True Conspiracy

Brining you the latest news on conspiracy theories and exposing a big web of lies governments and transnational corporations create to fool us.

Friday, October 06, 2006


This article is taken from a September Special Report for subscribers to the Hat Trick Letter, a piece of the same name. Several paragraphs are deleted which appear for paid subscribers, while others are shortened to manage the length. The outlined content is the same though, so as to capture the meaning in a longer treatment than a mere synopsis or abstract. It might be important to step back from the silly news on DJIA hitting 11,800 mark, or European race cars which attain 60 mph in 3 seconds, or what opulence $5 million buys in a luxury home, or the failed deal with continental weakling GM & Nissan & Renault, or the back-dated executive stock option scandals (even to a dead person, see Cablevision), or the falsified research story and lawsuits in a Vioxx scandal, or the US Congressional cover-up sex scandal, or the sentencing of Fastow in the Enron scandal, or exoneration stories of insiders like Greenberg or Mack, or the engineered energy market decline for election purposes without publicity or scandal, or the electronic voting machine controversy involving Maryland deleted eligible voters without publicity or scandal, or the civil war in Iraq, or the total breakdown in Afghanistan. We have systemic breakdown under our noses, but the arrogant tilt renders recognition impossible. Housing is the lynchpin to the USEconomic risk of breakdown, and in my viewpoint, a bear market of historic proportions has begun in housing, noted by staggering momentum from many factors. Even USFed Chairman Bernanke admits a 1% drag on US GDP from a housing slowdown. Try triple that, at least!

The debate over whether inflation or deflation will prevail exposes the prevalent ignorance for the true problem, even among enlightened analysts, even within the gold community. We have had both inflation and deflation for several years. We will continue to have both inflation and deflation, as neither will overcome the other. In fact, both inflation and deflation will intensify, with each gathering more strength, but with some interchanged parts. The natural response within a system is for liquidation to be forced upon abusers and their flawed devices. The human response within that same system is to attempt monetary inflation. The central problem for the United States is that we generate lower finished product prices, lower wages, and higher costs, along with asset bubbles certain to eventually burst. Amazingly, the US generates more price deflation from monetary inflation, except with cost structures. Such is the nature of a financial hurricane, picking up assets and tossing them around. Financial assets and commodity prices inside the United States have increased, while at the same time wages and imported product prices have decreased as a direct effect of Chinese and Indian participation. Next, housing prices will decline, another certain deflationary impact. If a house can be picked up and tossed like a child's toy in a hurricane, then why not see it thrown onto the deflationary ledger column in a financial hurricane? A first year 5% housing decline would equate to at least $1 trillion in lost home equity, with a definite and guaranteed impact on a deflationary force. Some call it debt and asset deflation. The problem is that, using distorted economic statistics, the US Federal Reserve has chosen not to amplify its monetary rescue inflation, a gigantic money pump prime operation. It is not yet engaged, but it will be soon, but probably too late. My diatribe has consistently called them hacks, a much deserved label.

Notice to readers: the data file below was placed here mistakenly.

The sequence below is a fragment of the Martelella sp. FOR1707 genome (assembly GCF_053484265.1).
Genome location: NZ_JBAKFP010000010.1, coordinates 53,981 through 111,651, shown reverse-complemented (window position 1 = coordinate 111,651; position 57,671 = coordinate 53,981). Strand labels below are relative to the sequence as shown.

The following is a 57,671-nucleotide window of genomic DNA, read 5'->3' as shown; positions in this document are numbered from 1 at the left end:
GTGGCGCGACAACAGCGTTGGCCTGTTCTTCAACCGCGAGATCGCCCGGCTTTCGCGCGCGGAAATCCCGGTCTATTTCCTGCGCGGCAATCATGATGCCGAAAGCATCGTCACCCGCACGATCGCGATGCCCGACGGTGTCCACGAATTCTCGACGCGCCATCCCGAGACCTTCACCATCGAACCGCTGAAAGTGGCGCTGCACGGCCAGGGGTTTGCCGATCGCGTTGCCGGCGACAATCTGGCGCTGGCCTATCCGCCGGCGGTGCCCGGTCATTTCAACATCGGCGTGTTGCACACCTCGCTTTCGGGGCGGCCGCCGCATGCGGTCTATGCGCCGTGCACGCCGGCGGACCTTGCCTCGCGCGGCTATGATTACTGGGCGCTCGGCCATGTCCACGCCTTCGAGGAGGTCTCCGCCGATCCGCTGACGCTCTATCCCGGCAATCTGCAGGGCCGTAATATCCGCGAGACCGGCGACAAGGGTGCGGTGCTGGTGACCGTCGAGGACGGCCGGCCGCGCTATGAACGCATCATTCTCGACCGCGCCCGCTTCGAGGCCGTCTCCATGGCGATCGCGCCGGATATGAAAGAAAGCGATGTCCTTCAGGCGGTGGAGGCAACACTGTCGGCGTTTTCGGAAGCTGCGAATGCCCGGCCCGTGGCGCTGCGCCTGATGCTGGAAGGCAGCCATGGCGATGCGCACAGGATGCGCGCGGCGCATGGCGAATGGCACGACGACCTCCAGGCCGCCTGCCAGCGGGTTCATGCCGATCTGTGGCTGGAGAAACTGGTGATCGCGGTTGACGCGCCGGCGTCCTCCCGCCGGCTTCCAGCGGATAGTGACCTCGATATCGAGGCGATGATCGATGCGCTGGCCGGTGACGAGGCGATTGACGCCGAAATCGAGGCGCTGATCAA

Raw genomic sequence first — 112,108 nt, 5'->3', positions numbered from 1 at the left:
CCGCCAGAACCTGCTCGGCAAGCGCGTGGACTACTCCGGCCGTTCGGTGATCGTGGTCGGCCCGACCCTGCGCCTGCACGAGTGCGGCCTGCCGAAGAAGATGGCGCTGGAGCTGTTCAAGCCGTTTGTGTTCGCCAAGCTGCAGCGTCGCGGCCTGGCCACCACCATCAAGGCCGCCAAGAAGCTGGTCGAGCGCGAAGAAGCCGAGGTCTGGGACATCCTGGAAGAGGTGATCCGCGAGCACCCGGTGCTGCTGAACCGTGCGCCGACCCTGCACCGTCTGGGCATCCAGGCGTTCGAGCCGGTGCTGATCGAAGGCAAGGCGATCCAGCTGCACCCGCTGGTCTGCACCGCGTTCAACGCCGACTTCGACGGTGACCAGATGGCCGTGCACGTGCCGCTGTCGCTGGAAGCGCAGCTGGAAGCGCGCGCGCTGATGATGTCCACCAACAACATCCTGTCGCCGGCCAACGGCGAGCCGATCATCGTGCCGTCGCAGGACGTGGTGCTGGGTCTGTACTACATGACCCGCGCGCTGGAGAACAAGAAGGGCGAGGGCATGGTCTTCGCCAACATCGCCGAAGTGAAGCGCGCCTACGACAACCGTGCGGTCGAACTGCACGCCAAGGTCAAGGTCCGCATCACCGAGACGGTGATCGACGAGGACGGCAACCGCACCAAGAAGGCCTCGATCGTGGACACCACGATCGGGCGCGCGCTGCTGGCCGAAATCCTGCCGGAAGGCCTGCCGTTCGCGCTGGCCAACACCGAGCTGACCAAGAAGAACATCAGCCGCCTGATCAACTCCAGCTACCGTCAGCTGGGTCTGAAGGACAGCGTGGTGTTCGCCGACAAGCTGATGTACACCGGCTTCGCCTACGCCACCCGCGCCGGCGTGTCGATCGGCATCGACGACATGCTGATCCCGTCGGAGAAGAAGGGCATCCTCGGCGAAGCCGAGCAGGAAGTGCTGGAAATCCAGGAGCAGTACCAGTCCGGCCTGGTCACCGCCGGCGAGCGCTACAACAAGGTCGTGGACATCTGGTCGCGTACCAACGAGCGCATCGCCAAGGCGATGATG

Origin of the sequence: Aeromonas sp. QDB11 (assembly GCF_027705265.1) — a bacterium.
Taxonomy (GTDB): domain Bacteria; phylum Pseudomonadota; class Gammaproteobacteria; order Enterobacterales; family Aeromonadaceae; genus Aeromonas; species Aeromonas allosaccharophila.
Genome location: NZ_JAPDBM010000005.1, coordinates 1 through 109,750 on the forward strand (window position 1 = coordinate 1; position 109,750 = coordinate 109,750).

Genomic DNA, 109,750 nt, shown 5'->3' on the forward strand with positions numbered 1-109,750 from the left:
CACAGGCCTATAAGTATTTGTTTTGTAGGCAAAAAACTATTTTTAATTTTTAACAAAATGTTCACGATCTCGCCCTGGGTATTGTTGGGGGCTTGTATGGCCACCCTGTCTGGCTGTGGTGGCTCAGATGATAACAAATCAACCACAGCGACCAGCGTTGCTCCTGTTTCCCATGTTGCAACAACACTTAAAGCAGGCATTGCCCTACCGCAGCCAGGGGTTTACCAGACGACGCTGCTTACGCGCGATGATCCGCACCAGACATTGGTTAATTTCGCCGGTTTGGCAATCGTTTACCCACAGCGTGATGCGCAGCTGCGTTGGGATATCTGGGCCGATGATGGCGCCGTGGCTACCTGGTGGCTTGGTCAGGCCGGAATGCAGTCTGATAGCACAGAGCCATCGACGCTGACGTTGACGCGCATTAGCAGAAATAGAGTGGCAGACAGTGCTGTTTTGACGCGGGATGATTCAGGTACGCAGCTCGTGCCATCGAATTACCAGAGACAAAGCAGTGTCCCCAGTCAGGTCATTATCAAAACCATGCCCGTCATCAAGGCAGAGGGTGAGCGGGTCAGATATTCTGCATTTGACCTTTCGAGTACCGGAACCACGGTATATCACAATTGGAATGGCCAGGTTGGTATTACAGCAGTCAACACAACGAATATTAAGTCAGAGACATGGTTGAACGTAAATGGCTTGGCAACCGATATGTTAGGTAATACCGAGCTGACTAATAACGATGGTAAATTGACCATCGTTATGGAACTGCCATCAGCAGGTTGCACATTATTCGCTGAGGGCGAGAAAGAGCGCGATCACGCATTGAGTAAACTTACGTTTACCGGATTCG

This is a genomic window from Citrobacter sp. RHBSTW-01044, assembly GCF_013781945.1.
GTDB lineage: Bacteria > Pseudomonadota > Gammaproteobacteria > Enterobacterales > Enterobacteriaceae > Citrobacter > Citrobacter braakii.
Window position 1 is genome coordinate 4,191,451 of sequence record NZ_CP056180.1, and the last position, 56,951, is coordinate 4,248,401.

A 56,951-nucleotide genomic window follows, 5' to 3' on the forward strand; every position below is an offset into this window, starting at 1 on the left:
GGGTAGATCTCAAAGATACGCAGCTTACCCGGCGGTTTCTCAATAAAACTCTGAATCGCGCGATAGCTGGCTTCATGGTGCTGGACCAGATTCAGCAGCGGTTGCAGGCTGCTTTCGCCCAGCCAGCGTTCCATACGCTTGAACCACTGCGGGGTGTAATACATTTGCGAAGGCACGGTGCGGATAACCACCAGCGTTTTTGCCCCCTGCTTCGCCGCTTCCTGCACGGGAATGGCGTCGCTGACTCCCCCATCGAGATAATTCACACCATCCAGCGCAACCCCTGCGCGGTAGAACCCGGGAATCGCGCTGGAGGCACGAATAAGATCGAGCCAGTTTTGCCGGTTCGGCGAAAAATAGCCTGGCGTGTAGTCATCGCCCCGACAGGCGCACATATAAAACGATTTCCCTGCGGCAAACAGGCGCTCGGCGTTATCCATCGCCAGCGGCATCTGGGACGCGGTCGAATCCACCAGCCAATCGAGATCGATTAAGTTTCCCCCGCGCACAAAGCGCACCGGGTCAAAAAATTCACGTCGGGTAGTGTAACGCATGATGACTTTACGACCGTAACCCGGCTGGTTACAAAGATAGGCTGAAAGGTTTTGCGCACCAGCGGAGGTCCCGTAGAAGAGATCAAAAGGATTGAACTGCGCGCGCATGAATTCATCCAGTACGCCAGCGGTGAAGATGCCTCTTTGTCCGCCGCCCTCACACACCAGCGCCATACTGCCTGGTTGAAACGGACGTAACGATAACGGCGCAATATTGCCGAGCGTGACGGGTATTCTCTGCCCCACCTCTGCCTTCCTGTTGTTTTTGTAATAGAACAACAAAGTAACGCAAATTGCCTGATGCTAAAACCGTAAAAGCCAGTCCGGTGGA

The Treasury Yield Curve reflects this trend of cost inflation, smothered wages, and a weak USDollar which can only worsen the rising cost situation. The falling long-term 10-year TNote yield (TNX) reflects failure in the USFed Reflation initiative. The presence of China has rendered pricing power as non-existent for both finished products and wages. Thus no "cost push" is possible, as in previous business cycles, or rather credit cycles. The Treasury Yield Curve reflects both the failed attempt to generate systemic inflation (shared by wages) and the capital liquidation in progress on a widespread basis. The most unreported aspect of the price inflation effect inflicted upon the USEconomy is that it appears on the COST SIDE almost exclusively. This suppresses activity, thus a continuing downtrend in long-term interest rates, which befuddles the gold community. Economic growth is weakening, and if you remove the distortion, is clearly in recession in my view. Many questions are answered if the phony 5% lift to GDP growth is removed, just like a 5% lift to the CPI is imposed. That is, if one chooses to live in the world of reality! The falling TNX, now under 4.6% amazingly, also reflects the monster cost inflation climate, absent wage gains.